Preventing Dementia

Preventing Dementia

Mild cognitive impairment (MCI) is the medical definition of the stage between normal cognitive decline, which accompanies aging, and the more serious cognitive decline which leads to dementia.  Those seniors with MCI show signs of forgetfulness and memory loss, along with reduced cognitive function in the areas of attention, language, and visuospatial abilities. However, these symptoms are mild to subtle, during the MCI phase, and are not severe enough to affect everyday activities, as with Alzheimer’s and other forms of dementia.

Chinese Study

In 2011 scientists began a 6 year study, following 600 Chinese seniors over the age of 60, who resided in Singapore, to find out what dietary factors might influence the development of MCI.  Since those with MCI do not always manifest overt symptoms, the researchers used neuropsychologist tests, which are “specifically designed tasks that can measure various aspects of a person’s cognitive abilities”.

These tests, along with extensive interviews, take into account “demographic information, medical history, psychological factors, and dietary habits. A nurse will measure blood pressure, weight, height, handgrip, and walking speed. They will also do a simple screen test on cognition, depression, anxiety”.

Protective Food

What the study ultimately revealed was that those participants who consumed more than two portions of mushrooms every week, had a 50% reduction in their odds of developing MCI.  There were six types of mushroom consumption tracked in the study: those most commonly consumed by citizens of Singapore. These included dried and canned mushrooms (undefined by type), and the consumption of fresh golden, oyster, shiitake, and white button mushrooms.

As the dried and canned mushrooms were not tracked for type, the researchers commented that “it is likely that other mushrooms not referenced would also have beneficial effects.”  In this study, the researchers determined there was a particular compound, found in most varieties of mushrooms, which was responsible for the reduced prevalence of MCI in those who regularly consumed mushrooms.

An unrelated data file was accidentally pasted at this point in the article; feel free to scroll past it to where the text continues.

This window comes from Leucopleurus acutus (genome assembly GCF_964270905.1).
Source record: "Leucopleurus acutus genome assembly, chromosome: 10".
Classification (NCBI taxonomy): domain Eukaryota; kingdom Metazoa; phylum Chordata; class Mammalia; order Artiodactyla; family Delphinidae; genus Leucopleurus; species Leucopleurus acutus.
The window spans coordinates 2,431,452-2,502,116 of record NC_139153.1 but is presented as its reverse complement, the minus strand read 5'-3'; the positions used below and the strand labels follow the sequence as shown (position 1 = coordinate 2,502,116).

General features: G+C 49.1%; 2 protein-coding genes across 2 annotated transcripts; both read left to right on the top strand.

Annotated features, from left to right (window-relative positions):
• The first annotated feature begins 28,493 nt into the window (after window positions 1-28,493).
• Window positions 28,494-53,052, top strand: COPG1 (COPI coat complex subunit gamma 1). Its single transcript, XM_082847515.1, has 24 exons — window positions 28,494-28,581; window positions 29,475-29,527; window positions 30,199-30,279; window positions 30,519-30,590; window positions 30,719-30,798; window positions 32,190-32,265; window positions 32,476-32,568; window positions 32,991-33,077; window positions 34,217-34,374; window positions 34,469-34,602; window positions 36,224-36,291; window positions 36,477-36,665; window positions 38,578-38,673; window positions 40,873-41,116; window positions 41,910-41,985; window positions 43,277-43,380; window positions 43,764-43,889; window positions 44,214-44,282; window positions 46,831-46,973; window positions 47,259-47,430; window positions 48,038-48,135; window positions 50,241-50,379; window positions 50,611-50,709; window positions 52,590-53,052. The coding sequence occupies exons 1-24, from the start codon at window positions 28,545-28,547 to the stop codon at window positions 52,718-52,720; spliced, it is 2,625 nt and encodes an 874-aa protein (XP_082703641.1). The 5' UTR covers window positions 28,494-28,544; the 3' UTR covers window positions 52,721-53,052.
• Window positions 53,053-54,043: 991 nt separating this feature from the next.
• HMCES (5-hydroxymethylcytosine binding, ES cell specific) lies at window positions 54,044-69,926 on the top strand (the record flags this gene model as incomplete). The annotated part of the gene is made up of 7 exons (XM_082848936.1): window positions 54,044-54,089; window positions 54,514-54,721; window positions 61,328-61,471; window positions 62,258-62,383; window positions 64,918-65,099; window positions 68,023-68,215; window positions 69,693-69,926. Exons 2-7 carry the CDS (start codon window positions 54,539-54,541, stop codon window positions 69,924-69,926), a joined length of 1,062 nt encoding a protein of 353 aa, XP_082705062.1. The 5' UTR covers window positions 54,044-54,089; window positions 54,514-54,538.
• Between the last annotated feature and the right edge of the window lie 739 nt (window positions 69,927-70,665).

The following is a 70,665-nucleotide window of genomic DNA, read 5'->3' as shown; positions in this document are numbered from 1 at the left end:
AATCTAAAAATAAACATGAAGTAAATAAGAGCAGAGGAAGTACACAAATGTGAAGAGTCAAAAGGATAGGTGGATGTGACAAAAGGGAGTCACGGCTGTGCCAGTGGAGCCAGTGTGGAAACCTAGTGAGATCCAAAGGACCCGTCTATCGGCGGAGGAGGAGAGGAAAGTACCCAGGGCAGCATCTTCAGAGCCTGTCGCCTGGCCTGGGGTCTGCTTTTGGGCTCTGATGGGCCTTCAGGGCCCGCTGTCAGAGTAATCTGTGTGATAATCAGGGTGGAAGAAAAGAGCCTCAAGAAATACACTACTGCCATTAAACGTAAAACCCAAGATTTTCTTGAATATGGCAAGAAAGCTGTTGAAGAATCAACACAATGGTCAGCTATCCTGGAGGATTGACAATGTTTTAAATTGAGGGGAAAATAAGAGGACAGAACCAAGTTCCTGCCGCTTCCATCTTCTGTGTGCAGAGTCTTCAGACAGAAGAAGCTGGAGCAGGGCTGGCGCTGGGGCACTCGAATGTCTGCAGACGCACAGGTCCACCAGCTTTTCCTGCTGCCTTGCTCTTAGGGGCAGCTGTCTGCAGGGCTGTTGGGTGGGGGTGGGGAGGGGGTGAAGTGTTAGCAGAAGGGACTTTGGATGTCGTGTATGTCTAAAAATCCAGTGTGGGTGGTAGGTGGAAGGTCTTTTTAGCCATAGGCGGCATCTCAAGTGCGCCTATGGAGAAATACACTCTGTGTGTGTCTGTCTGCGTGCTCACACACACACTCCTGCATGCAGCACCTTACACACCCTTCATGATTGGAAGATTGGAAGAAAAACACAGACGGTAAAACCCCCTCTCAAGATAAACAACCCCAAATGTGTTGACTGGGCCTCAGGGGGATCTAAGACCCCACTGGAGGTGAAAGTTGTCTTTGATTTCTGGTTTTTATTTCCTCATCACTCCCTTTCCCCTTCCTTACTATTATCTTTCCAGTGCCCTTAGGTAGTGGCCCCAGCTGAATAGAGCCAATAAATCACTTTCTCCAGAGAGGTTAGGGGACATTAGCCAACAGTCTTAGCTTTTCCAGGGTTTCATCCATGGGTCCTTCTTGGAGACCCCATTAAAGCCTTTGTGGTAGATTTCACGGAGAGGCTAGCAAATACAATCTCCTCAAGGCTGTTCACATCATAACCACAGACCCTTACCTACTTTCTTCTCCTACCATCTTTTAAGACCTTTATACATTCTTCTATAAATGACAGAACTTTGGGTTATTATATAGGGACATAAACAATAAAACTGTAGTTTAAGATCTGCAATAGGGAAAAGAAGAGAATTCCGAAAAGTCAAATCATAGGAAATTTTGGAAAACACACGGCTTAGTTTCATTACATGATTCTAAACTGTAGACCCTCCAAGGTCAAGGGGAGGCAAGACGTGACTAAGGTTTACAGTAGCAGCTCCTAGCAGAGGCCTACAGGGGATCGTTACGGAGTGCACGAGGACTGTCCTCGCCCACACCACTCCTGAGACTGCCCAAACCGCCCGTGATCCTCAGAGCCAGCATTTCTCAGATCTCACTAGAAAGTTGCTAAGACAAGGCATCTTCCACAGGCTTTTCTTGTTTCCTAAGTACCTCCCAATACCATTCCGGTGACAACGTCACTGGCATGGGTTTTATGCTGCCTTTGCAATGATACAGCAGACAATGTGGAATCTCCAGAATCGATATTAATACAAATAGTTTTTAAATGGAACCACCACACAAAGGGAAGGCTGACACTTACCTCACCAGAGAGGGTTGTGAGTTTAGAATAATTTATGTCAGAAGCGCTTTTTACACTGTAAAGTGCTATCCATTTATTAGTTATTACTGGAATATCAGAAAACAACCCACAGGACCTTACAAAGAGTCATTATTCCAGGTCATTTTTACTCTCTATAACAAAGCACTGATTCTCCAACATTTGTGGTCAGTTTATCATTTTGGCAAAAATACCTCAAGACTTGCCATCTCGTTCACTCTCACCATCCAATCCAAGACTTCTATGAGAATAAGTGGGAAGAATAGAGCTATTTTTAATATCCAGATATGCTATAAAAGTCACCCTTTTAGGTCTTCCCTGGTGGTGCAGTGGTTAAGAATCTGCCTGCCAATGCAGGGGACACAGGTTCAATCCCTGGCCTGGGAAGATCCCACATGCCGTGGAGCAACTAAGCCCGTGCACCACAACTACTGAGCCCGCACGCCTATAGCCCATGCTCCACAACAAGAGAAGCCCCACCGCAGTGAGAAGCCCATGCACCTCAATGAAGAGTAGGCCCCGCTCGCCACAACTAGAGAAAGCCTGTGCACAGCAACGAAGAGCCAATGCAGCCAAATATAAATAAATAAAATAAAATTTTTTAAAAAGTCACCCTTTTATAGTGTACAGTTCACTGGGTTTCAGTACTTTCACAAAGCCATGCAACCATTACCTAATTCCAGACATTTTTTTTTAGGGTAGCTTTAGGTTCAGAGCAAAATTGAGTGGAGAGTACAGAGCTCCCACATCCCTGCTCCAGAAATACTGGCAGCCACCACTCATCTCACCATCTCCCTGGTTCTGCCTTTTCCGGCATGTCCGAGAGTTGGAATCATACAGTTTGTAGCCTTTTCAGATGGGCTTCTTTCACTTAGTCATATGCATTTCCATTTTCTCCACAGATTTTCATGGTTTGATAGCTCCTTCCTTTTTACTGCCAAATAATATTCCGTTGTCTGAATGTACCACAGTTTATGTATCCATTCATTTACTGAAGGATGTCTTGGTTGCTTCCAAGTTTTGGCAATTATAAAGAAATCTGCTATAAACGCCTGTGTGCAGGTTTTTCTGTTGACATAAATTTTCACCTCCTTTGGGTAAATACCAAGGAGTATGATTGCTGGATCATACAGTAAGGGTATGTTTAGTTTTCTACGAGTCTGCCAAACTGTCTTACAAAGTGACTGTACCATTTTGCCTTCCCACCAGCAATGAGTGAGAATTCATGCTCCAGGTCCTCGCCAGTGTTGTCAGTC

This compound, “ergothioneine” (ET), “is a unique antioxidant and anti-inflammatory which humans are unable to synthesise on their own”.   In fact, this study had been preceded by an earlier one, by the same team, also carried out with elderly Singaporeans, and that study had also “revealed that plasma levels of ET in participants with MCI were significantly lower than age-matched healthy individuals”. 

So, the conclusion of both studies was essentially that a deficiency in ET may be a risk factor in neurodegeneration, and increasing ET intake by eating mushrooms may indeed maintain cognitive well being.  Of course, the researchers also pointed out that, as well as ET, there are other compounds found in edible mushrooms that may contribute to protecting the brain and reducing the risk of cognitive decline.

Some of these compounds (dictyophorines, erinacines, hericenones, and scabronines) may promote the synthesis of nerve growth factors, while other bioactive compounds may “protect the brain from neurodegeneration by inhibiting production of beta amyloid and phosphorylated tau, and acetylcholinesterase”.